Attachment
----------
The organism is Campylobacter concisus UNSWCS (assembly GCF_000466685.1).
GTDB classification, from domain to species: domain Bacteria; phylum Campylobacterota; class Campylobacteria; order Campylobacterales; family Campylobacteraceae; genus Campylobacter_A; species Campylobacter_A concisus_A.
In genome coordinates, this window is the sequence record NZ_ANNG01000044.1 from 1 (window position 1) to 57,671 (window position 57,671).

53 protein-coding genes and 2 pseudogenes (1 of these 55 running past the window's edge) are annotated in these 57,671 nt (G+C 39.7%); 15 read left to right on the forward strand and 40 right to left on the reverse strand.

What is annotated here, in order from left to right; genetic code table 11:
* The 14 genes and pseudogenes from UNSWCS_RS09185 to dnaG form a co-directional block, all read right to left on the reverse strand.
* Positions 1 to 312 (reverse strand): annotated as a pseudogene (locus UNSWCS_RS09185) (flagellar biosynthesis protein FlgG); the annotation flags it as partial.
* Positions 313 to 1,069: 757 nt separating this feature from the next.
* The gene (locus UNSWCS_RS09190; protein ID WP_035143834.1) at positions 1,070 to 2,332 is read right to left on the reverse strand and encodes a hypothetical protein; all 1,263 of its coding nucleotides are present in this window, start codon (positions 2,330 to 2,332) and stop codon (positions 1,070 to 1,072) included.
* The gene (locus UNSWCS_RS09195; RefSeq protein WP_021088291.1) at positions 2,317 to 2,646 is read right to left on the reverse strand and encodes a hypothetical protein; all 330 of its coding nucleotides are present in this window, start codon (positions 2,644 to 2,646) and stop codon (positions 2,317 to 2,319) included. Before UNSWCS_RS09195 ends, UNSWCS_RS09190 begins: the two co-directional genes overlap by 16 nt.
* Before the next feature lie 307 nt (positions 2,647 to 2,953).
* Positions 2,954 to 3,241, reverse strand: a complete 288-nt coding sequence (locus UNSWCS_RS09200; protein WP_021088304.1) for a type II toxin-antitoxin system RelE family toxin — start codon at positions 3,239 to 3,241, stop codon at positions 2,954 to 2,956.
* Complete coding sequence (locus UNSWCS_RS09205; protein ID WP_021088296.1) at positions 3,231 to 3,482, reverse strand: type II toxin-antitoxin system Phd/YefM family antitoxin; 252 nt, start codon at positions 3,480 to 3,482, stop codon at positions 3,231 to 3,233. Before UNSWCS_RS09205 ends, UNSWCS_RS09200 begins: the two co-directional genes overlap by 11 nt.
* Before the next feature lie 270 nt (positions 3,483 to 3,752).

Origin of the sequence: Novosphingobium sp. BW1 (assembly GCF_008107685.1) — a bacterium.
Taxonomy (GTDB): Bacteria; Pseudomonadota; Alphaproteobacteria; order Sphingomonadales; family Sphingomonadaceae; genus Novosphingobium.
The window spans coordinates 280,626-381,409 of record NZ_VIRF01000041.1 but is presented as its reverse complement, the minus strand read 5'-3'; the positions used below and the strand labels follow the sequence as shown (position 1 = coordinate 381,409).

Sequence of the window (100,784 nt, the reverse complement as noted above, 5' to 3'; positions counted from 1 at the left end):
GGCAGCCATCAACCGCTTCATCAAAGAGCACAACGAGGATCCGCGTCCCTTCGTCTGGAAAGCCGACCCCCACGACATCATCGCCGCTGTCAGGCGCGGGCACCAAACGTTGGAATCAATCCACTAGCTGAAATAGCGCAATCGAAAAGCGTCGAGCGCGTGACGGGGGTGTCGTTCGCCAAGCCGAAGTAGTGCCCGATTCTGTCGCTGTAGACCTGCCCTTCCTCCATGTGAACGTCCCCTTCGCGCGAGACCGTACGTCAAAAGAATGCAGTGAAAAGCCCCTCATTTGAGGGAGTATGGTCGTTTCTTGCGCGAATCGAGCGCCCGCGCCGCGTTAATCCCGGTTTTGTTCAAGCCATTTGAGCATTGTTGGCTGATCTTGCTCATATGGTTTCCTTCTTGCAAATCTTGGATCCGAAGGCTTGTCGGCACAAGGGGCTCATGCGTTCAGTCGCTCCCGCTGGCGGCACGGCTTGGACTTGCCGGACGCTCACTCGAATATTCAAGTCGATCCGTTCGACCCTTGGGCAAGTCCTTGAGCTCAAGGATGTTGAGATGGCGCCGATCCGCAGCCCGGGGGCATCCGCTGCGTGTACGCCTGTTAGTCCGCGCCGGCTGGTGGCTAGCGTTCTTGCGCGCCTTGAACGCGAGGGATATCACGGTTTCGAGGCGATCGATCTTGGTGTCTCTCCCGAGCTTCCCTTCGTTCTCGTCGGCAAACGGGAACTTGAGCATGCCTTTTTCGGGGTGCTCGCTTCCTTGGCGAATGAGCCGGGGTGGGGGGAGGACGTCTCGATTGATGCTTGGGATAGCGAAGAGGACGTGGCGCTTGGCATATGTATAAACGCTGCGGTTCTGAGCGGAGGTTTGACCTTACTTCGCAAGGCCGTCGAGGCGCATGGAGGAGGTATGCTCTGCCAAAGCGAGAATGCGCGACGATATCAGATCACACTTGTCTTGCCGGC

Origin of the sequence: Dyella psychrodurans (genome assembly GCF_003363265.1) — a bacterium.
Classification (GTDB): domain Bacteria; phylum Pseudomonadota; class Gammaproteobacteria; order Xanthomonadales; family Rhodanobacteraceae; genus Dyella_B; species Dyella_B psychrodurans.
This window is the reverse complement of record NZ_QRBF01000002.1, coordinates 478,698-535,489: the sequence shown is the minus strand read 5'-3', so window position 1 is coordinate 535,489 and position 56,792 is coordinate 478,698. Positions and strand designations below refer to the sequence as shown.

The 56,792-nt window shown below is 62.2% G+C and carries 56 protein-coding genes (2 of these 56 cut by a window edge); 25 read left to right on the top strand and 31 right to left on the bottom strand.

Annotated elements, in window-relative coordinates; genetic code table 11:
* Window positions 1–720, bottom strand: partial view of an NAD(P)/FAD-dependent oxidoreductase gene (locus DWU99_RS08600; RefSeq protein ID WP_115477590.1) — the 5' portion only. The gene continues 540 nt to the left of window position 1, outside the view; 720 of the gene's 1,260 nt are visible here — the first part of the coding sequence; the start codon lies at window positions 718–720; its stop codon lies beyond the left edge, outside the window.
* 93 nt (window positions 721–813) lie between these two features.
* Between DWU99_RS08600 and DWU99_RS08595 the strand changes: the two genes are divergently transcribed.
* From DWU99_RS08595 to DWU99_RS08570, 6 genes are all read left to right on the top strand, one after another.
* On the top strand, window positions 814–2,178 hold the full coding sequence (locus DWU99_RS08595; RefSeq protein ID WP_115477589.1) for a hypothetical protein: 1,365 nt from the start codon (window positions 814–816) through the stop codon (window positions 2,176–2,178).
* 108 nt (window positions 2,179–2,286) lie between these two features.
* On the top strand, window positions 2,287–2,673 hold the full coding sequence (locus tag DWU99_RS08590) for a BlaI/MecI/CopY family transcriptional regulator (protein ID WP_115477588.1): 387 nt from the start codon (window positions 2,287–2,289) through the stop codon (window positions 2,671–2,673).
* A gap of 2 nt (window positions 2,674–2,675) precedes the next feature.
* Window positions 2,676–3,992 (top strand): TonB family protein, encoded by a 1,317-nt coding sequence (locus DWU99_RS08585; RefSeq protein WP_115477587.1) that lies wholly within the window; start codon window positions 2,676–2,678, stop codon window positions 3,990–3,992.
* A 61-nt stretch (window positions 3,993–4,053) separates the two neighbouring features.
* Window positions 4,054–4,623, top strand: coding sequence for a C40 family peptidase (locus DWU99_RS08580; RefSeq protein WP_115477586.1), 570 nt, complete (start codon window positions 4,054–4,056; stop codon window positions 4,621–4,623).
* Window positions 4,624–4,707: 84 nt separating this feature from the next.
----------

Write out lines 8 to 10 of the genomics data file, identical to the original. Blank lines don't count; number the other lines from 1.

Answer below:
* Positions 313 to 1,069: 757 nt separating this feature from the next.
* The gene (locus UNSWCS_RS09190; protein ID WP_035143834.1) at positions 1,070 to 2,332 is read right to left on the reverse strand and encodes a hypothetical protein; all 1,263 of its coding nucleotides are present in this window, start codon (positions 2,330 to 2,332) and stop codon (positions 1,070 to 1,072) included.
* The gene (locus UNSWCS_RS09195; RefSeq protein WP_021088291.1) at positions 2,317 to 2,646 is read right to left on the reverse strand and encodes a hypothetical protein; all 330 of its coding nucleotides are present in this window, start codon (positions 2,644 to 2,646) and stop codon (positions 2,317 to 2,319) included. Before UNSWCS_RS09195 ends, UNSWCS_RS09190 begins: the two co-directional genes overlap by 16 nt.